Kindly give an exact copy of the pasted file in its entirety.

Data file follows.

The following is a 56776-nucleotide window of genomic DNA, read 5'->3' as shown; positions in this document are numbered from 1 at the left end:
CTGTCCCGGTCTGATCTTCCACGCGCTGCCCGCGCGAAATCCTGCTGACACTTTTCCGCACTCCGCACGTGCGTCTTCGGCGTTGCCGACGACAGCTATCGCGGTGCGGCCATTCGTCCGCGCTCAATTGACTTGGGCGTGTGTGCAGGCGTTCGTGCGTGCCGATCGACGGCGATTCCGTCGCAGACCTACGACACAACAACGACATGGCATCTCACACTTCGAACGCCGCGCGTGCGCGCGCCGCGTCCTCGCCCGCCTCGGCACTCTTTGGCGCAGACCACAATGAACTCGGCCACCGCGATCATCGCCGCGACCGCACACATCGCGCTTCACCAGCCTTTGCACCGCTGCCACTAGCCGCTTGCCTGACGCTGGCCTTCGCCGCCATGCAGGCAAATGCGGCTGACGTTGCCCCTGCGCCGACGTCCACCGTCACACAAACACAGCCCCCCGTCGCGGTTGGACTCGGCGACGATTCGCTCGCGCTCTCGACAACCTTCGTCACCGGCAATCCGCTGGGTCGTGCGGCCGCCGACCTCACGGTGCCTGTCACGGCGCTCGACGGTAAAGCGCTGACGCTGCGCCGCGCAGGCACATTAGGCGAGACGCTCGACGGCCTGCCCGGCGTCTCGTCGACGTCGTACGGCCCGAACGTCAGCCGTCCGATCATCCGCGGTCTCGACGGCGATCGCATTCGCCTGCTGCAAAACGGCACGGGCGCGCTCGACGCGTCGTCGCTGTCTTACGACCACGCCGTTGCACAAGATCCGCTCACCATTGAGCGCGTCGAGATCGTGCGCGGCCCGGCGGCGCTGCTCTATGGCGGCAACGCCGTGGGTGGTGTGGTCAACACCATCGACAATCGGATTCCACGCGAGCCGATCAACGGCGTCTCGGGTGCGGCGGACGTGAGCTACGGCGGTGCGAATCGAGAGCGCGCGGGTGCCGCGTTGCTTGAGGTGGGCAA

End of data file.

The following is a 56776-nucleotide window of genomic DNA, read 5'->3' as shown; positions in this document are numbered from 1 at the left end:
CTGTCCCGGTCTGATCTTCCACGCGCTGCCCGCGCGAAATCCTGCTGACACTTTTCCGCACTCCGCACGTGCGTCTTCGGCGTTGCCGACGACAGCTATCGCGGTGCGGCCATTCGTCCGCGCTCAATTGACTTGGGCGTGTGTGCAGGCGTTCGTGCGTGCCGATCGACGGCGATTCCGTCGCAGACCTACGACACAACAACGACATGGCATCTCACACTTCGAACGCCGCGCGTGCGCGCGCCGCGTCCTCGCCCGCCTCGGCACTCTTTGGCGCAGACCACAATGAACTCGGCCACCGCGATCATCGCCGCGACCGCACACATCGCGCTTCACCAGCCTTTGCACCGCTGCCACTAGCCGCTTGCCTGACGCTGGCCTTCGCCGCCATGCAGGCAAATGCGGCTGACGTTGCCCCTGCGCCGACGTCCACCGTCACACAAACACAGCCCCCCGTCGCGGTTGGACTCGGCGACGATTCGCTCGCGCTCTCGACAACCTTCGTCACCGGCAATCCGCTGGGTCGTGCGGCCGCCGACCTCACGGTGCCTGTCACGGCGCTCGACGGTAAAGCGCTGACGCTGCGCCGCGCAGGCACATTAGGCGAGACGCTCGACGGCCTGCCCGGCGTCTCGTCGACGTCGTACGGCCCGAACGTCAGCCGTCCGATCATCCGCGGTCTCGACGGCGATCGCATTCGCCTGCTGCAAAACGGCACGGGCGCGCTCGACGCGTCGTCGCTGTCTTACGACCACGCCGTTGCACAAGATCCGCTCACCATTGAGCGCGTCGAGATCGTGCGCGGCCCGGCGGCGCTGCTCTATGGCGGCAACGCCGTGGGTGGTGTGGTCAACACCATCGACAATCGGATTCCACGCGAGCCGATCAACGGCGTCTCGGGTGCGGCGGACGTGAGCTACGGCGGTGCGAATCGAGAGCGCGCGGGTGCCGCGTTGCTTGAGGTGGGCAA